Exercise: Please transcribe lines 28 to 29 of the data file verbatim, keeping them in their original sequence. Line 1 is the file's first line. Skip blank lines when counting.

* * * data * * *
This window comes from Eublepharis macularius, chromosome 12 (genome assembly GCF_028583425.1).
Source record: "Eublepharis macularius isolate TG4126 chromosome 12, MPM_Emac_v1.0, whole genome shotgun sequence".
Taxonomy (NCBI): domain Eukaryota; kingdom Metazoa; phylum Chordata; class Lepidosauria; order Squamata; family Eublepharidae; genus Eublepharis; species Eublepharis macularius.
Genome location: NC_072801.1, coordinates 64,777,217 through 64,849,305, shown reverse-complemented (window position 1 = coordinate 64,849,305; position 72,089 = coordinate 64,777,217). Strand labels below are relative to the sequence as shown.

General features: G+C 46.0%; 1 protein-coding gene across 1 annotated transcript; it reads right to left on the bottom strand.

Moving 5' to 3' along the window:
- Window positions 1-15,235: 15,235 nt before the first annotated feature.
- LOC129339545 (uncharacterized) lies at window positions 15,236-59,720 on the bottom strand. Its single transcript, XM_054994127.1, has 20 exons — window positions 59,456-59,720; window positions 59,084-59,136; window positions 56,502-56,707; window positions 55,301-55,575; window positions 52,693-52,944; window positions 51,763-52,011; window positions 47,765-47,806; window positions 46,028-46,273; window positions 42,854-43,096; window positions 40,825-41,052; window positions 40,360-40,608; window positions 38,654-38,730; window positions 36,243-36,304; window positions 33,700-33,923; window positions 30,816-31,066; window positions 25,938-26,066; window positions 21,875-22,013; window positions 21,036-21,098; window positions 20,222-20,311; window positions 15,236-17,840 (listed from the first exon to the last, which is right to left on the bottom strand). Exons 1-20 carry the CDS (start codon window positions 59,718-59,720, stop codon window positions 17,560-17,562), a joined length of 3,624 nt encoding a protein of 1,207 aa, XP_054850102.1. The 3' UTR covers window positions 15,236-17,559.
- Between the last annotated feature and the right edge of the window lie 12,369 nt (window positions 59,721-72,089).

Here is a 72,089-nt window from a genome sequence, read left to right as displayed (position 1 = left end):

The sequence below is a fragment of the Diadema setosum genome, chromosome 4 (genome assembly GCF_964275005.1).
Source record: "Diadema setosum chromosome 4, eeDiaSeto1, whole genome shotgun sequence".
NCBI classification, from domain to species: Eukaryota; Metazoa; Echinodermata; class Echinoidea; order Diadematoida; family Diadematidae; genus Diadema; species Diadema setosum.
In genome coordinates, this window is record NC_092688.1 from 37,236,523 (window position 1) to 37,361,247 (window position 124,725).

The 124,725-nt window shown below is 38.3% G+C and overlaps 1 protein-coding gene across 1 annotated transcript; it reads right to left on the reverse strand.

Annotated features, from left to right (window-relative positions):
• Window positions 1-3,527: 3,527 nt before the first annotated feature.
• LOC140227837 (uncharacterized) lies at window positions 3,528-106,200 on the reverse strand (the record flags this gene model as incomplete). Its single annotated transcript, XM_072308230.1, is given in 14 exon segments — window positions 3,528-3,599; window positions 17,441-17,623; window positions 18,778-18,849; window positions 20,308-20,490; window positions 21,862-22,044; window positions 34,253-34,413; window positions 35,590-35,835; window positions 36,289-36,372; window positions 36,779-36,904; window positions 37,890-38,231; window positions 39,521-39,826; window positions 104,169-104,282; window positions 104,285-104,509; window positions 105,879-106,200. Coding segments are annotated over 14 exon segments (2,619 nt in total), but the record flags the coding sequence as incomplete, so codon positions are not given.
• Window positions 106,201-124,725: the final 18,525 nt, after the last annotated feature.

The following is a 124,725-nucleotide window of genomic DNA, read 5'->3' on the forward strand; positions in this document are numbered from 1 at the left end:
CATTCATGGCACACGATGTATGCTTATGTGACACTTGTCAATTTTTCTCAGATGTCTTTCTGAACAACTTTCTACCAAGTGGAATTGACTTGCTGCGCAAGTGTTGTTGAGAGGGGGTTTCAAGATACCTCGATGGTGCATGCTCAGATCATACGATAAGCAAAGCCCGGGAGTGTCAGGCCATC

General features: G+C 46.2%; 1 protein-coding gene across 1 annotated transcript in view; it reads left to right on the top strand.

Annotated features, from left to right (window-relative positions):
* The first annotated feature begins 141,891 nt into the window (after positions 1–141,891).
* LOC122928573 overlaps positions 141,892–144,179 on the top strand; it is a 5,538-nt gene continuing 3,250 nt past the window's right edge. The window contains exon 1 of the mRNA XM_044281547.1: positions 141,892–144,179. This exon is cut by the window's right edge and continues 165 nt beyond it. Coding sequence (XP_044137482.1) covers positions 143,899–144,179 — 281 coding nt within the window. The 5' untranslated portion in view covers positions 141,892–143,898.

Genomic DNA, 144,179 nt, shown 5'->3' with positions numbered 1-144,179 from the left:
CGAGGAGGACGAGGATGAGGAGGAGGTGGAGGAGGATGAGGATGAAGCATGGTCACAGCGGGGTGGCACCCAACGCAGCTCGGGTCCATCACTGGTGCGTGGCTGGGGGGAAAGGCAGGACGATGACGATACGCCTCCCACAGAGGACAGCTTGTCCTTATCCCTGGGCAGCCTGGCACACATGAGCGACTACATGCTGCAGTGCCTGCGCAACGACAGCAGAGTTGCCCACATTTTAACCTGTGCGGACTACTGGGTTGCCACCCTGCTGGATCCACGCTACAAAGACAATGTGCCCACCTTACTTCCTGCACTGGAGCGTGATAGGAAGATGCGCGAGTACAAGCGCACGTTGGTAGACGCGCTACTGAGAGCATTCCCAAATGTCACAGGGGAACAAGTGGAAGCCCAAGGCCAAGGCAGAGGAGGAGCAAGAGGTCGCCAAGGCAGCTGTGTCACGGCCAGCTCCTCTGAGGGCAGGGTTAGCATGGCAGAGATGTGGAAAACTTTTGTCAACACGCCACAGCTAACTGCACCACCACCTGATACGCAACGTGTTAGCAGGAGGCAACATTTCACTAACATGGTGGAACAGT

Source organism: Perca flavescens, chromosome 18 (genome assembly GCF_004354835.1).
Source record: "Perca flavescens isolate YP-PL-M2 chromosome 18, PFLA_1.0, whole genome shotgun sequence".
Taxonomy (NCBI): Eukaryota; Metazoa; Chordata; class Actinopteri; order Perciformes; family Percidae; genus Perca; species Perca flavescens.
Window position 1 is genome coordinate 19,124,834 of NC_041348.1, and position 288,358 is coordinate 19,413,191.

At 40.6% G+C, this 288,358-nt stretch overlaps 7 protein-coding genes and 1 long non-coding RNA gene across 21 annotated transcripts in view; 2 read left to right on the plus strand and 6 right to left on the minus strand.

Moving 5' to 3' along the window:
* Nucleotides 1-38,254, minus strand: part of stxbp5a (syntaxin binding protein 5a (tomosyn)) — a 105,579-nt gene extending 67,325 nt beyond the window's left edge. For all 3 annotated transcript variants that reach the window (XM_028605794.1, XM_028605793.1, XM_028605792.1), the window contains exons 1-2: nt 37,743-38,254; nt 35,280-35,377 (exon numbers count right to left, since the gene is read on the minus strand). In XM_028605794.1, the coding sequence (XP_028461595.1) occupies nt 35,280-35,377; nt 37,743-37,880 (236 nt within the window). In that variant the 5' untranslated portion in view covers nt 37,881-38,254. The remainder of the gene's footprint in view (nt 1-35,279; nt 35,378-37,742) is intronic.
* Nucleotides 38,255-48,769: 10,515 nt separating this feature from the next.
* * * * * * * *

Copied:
Source organism: Perca flavescens, chromosome 18 (genome assembly GCF_004354835.1).
Source record: "Perca flavescens isolate YP-PL-M2 chromosome 18, PFLA_1.0, whole genome shotgun sequence".